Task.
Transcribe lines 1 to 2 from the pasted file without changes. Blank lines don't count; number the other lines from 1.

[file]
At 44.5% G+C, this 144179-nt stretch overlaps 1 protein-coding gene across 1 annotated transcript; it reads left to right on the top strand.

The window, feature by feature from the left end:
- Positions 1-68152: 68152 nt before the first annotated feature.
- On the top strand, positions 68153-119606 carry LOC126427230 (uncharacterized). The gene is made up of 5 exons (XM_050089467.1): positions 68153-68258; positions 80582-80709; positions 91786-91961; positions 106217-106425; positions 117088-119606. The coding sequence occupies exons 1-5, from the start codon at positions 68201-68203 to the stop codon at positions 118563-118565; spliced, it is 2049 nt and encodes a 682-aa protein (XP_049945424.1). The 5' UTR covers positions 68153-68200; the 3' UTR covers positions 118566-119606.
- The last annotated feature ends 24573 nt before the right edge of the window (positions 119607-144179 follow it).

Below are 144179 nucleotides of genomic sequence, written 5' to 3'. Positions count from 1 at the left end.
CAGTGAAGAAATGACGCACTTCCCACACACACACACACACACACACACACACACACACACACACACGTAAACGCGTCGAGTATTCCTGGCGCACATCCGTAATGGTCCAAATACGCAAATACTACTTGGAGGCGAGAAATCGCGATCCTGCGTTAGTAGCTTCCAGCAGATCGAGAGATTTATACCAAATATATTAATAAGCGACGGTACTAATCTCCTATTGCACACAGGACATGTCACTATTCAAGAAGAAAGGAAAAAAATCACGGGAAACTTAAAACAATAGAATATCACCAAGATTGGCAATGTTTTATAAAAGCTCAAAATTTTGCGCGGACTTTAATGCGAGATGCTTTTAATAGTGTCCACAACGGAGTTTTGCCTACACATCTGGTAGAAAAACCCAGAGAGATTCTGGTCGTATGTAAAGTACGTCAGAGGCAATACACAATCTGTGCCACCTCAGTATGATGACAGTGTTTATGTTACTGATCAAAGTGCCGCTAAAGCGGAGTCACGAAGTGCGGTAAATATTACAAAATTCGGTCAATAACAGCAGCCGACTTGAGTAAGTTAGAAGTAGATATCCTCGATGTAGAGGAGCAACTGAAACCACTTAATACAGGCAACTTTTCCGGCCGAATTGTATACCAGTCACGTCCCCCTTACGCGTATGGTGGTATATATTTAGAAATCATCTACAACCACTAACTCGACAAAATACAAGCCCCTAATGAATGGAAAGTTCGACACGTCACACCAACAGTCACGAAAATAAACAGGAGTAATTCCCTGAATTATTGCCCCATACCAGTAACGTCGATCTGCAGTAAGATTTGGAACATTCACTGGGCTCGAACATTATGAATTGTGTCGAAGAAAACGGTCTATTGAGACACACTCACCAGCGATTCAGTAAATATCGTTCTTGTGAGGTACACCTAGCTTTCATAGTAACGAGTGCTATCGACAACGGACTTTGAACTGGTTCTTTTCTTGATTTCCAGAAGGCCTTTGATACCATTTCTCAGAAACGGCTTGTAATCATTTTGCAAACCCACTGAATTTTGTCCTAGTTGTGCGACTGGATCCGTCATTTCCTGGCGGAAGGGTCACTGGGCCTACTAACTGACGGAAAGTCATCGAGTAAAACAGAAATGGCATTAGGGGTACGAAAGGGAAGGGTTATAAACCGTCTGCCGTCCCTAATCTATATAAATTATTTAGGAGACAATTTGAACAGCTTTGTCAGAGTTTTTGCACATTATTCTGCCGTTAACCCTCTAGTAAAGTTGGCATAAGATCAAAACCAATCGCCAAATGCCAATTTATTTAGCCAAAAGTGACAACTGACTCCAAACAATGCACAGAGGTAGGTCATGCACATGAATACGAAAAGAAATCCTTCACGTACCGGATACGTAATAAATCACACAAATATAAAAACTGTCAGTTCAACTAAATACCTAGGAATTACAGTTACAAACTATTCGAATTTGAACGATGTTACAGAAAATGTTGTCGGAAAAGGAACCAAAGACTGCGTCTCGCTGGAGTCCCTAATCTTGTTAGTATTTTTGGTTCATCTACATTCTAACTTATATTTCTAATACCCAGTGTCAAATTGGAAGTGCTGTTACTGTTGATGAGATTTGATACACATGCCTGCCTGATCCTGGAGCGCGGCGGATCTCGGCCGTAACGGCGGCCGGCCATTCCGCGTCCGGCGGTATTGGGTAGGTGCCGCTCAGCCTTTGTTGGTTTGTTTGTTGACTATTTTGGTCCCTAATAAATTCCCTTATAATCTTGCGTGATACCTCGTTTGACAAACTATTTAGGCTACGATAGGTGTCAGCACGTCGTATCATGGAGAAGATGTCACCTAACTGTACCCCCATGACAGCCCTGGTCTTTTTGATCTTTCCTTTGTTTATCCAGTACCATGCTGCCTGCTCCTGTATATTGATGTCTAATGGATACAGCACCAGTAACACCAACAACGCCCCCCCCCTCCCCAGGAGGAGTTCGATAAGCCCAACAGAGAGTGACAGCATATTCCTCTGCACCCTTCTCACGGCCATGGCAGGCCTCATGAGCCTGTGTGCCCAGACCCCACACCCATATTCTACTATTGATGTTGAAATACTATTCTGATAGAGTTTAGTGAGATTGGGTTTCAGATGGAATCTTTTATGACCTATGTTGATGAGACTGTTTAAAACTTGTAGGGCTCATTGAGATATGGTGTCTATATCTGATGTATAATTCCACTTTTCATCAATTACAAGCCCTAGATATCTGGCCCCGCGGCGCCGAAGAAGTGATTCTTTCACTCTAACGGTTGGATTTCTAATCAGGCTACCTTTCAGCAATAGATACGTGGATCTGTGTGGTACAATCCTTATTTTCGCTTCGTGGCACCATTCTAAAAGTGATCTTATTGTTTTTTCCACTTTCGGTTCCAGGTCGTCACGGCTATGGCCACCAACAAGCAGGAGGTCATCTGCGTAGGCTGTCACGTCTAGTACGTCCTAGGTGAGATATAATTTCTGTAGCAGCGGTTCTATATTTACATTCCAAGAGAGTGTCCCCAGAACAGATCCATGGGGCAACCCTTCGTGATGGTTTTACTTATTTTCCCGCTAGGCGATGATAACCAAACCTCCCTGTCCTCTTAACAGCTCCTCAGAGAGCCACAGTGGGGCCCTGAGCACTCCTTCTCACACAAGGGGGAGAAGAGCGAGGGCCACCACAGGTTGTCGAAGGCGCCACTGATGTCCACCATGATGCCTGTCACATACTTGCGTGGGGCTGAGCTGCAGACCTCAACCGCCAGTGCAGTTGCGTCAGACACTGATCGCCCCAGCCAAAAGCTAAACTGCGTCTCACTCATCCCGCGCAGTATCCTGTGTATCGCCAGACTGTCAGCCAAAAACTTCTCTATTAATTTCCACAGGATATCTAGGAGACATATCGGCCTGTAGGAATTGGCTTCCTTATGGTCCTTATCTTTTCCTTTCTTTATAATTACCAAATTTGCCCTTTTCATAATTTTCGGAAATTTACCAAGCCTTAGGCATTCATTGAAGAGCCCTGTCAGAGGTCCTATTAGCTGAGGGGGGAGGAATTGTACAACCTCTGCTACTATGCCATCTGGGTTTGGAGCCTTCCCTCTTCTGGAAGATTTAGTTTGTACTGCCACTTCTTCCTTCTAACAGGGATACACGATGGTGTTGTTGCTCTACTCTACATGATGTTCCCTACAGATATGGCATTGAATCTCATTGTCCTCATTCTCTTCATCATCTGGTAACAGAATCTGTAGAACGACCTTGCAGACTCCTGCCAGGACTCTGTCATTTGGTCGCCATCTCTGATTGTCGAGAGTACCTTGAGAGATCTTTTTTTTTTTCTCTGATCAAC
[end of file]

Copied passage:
At 44.5% G+C, this 144179-nt stretch overlaps 1 protein-coding gene across 1 annotated transcript; it reads left to right on the top strand.

The window, feature by feature from the left end: